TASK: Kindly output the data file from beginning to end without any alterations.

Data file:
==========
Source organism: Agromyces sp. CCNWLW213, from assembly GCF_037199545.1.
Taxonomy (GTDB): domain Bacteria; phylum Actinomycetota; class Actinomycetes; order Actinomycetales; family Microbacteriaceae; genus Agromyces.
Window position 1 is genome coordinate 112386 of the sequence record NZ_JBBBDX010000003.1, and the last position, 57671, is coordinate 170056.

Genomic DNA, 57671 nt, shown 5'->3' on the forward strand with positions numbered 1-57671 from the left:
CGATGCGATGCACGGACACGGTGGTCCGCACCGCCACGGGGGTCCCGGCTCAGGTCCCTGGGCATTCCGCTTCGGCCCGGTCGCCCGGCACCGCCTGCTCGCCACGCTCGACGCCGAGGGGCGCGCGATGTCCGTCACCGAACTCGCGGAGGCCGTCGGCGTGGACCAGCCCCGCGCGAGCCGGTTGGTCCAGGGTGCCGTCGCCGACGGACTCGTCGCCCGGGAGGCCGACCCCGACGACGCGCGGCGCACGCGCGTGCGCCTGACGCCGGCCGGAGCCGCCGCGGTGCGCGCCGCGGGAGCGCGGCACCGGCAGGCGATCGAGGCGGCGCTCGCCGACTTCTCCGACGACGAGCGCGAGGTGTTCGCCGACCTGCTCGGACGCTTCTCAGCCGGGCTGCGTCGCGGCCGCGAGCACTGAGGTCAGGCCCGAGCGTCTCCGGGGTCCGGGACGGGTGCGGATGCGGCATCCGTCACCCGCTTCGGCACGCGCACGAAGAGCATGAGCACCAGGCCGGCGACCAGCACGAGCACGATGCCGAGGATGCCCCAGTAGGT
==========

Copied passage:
Source organism: Agromyces sp. CCNWLW213, from assembly GCF_037199545.1.
Taxonomy (GTDB): domain Bacteria; phylum Actinomycetota; class Actinomycetes; order Actinomycetales; family Microbacteriaceae; genus Agromyces.
Window position 1 is genome coordinate 112386 of the sequence record NZ_JBBBDX010000003.1, and the last position, 57671, is coordinate 170056.

Genomic DNA, 57671 nt, shown 5'->3' on the forward strand with positions numbered 1-57671 from the left:
CGATGCGATGCACGGACACGGTGGTCCGCACCGCCACGGGGGTCCCGGCTCAGGTCCCTGGGCATTCCGCTTCGGCCCGGTCGCCCGGCACCGCCTGCTCGCCACGCTCGACGCCGAGGGGCGCGCGATGTCCGTCACCGAACTCGCGGAGGCCGTCGGCGTGGACCAGCCCCGCGCGAGCCGGTTGGTCCAGGGTGCCGTCGCCGACGGACTCGTCGCCCGGGAGGCCGACCCCGACGACGCGCGGCGCACGCGCGTGCGCCTGACGCCGGCCGGAGCCGCCGCGGTGCGCGCCGCGGGAGCGCGGCACCGGCAGGCGATCGAGGCGGCGCTCGCCGACTTCTCCGACGACGAGCGCGAGGTGTTCGCCGACCTGCTCGGACGCTTCTCAGCCGGGCTGCGTCGCGGCCGCGAGCACTGAGGTCAGGCCCGAGCGTCTCCGGGGTCCGGGACGGGTGCGGATGCGGCATCCGTCACCCGCTTCGGCACGCGCACGAAGAGCATGAGCACCAGGCCGGCGACCAGCACGAGCACGATGCCGAGGATGCCCCAGTAGGT